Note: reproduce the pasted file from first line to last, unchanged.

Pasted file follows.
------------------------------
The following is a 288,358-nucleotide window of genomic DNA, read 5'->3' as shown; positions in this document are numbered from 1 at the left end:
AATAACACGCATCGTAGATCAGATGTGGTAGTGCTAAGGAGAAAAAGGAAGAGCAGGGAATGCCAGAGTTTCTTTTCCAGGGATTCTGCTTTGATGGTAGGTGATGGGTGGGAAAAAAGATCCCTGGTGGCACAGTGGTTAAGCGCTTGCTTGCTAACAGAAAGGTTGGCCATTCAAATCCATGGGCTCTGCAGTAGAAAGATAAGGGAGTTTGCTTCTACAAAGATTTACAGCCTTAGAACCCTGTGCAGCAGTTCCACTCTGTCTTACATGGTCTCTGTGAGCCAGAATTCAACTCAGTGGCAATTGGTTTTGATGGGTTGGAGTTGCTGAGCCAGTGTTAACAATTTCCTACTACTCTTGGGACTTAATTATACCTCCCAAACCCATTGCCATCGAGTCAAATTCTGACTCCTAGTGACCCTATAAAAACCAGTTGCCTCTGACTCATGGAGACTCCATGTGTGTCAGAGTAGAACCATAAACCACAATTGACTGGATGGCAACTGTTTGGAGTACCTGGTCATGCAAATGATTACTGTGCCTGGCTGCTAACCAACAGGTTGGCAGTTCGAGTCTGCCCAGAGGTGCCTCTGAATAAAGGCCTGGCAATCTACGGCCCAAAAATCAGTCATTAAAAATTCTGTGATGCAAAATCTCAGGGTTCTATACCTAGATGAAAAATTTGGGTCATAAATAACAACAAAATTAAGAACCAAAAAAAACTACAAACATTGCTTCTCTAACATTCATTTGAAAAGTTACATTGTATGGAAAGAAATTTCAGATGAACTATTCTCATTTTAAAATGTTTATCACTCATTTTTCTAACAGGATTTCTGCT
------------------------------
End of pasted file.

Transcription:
The following is a 288,358-nucleotide window of genomic DNA, read 5'->3' as shown; positions in this document are numbered from 1 at the left end:
AATAACACGCATCGTAGATCAGATGTGGTAGTGCTAAGGAGAAAAAGGAAGAGCAGGGAATGCCAGAGTTTCTTTTCCAGGGATTCTGCTTTGATGGTAGGTGATGGGTGGGAAAAAAGATCCCTGGTGGCACAGTGGTTAAGCGCTTGCTTGCTAACAGAAAGGTTGGCCATTCAAATCCATGGGCTCTGCAGTAGAAAGATAAGGGAGTTTGCTTCTACAAAGATTTACAGCCTTAGAACCCTGTGCAGCAGTTCCACTCTGTCTTACATGGTCTCTGTGAGCCAGAATTCAACTCAGTGGCAATTGGTTTTGATGGGTTGGAGTTGCTGAGCCAGTGTTAACAATTTCCTACTACTCTTGGGACTTAATTATACCTCCCAAACCCATTGCCATCGAGTCAAATTCTGACTCCTAGTGACCCTATAAAAACCAGTTGCCTCTGACTCATGGAGACTCCATGTGTGTCAGAGTAGAACCATAAACCACAATTGACTGGATGGCAACTGTTTGGAGTACCTGGTCATGCAAATGATTACTGTGCCTGGCTGCTAACCAACAGGTTGGCAGTTCGAGTCTGCCCAGAGGTGCCTCTGAATAAAGGCCTGGCAATCTACGGCCCAAAAATCAGTCATTAAAAATTCTGTGATGCAAAATCTCAGGGTTCTATACCTAGATGAAAAATTTGGGTCATAAATAACAACAAAATTAAGAACCAAAAAAAACTACAAACATTGCTTCTCTAACATTCATTTGAAAAGTTACATTGTATGGAAAGAAATTTCAGATGAACTATTCTCATTTTAAAATGTTTATCACTCATTTTTCTAACAGGATTTCTGCT